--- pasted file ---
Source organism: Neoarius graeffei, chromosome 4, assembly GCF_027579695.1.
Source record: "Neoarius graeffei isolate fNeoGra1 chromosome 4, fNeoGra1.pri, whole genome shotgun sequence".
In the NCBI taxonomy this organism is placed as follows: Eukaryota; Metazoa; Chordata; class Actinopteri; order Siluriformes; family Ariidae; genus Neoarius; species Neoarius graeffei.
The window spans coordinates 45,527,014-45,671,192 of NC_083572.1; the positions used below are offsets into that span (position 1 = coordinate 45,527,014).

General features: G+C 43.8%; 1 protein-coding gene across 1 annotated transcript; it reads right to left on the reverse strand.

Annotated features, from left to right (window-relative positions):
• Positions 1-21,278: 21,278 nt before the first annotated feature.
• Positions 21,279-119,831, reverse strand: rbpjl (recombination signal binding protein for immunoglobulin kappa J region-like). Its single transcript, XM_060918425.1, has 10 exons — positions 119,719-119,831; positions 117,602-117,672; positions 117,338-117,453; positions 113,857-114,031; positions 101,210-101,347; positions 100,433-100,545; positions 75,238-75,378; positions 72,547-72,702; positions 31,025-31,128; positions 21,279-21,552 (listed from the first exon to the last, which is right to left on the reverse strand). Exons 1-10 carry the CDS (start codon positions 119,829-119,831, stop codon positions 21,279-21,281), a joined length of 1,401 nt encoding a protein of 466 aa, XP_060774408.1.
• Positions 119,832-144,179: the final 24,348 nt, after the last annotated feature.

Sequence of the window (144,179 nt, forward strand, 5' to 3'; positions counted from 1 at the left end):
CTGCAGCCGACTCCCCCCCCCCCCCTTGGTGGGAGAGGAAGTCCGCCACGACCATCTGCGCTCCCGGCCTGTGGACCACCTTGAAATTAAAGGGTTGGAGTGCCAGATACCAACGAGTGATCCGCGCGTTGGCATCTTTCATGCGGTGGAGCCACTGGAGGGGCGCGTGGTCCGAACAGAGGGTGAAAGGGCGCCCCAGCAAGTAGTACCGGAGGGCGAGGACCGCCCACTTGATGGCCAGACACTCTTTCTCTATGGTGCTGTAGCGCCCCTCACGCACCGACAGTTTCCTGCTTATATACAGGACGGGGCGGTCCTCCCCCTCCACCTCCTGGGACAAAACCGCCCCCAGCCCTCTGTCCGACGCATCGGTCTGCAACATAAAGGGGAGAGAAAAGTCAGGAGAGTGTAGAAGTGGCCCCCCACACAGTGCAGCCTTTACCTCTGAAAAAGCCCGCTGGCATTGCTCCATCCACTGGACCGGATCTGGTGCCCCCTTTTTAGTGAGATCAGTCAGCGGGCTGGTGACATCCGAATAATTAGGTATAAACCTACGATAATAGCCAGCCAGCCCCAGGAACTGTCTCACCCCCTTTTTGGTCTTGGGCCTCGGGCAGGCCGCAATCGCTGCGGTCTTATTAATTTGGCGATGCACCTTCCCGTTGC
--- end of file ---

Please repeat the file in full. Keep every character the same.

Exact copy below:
Source organism: Neoarius graeffei, chromosome 4, assembly GCF_027579695.1.
Source record: "Neoarius graeffei isolate fNeoGra1 chromosome 4, fNeoGra1.pri, whole genome shotgun sequence".
In the NCBI taxonomy this organism is placed as follows: Eukaryota; Metazoa; Chordata; class Actinopteri; order Siluriformes; family Ariidae; genus Neoarius; species Neoarius graeffei.
The window spans coordinates 45,527,014-45,671,192 of NC_083572.1; the positions used below are offsets into that span (position 1 = coordinate 45,527,014).

General features: G+C 43.8%; 1 protein-coding gene across 1 annotated transcript; it reads right to left on the reverse strand.

Annotated features, from left to right (window-relative positions):
• Positions 1-21,278: 21,278 nt before the first annotated feature.
• Positions 21,279-119,831, reverse strand: rbpjl (recombination signal binding protein for immunoglobulin kappa J region-like). Its single transcript, XM_060918425.1, has 10 exons — positions 119,719-119,831; positions 117,602-117,672; positions 117,338-117,453; positions 113,857-114,031; positions 101,210-101,347; positions 100,433-100,545; positions 75,238-75,378; positions 72,547-72,702; positions 31,025-31,128; positions 21,279-21,552 (listed from the first exon to the last, which is right to left on the reverse strand). Exons 1-10 carry the CDS (start codon positions 119,829-119,831, stop codon positions 21,279-21,281), a joined length of 1,401 nt encoding a protein of 466 aa, XP_060774408.1.
• Positions 119,832-144,179: the final 24,348 nt, after the last annotated feature.

Sequence of the window (144,179 nt, forward strand, 5' to 3'; positions counted from 1 at the left end):
CTGCAGCCGACTCCCCCCCCCCCCCTTGGTGGGAGAGGAAGTCCGCCACGACCATCTGCGCTCCCGGCCTGTGGACCACCTTGAAATTAAAGGGTTGGAGTGCCAGATACCAACGAGTGATCCGCGCGTTGGCATCTTTCATGCGGTGGAGCCACTGGAGGGGCGCGTGGTCCGAACAGAGGGTGAAAGGGCGCCCCAGCAAGTAGTACCGGAGGGCGAGGACCGCCCACTTGATGGCCAGACACTCTTTCTCTATGGTGCTGTAGCGCCCCTCACGCACCGACAGTTTCCTGCTTATATACAGGACGGGGCGGTCCTCCCCCTCCACCTCCTGGGACAAAACCGCCCCCAGCCCTCTGTCCGACGCATCGGTCTGCAACATAAAGGGGAGAGAAAAGTCAGGAGAGTGTAGAAGTGGCCCCCCACACAGTGCAGCCTTTACCTCTGAAAAAGCCCGCTGGCATTGCTCCATCCACTGGACCGGATCTGGTGCCCCCTTTTTAGTGAGATCAGTCAGCGGGCTGGTGACATCCGAATAATTAGGTATAAACCTACGATAATAGCCAGCCAGCCCCAGGAACTGTCTCACCCCCTTTTTGGTCTTGGGCCTCGGGCAGGCCGCAATCGCTGCGGTCTTATTAATTTGGCGATGCACCTTCCCGTTGC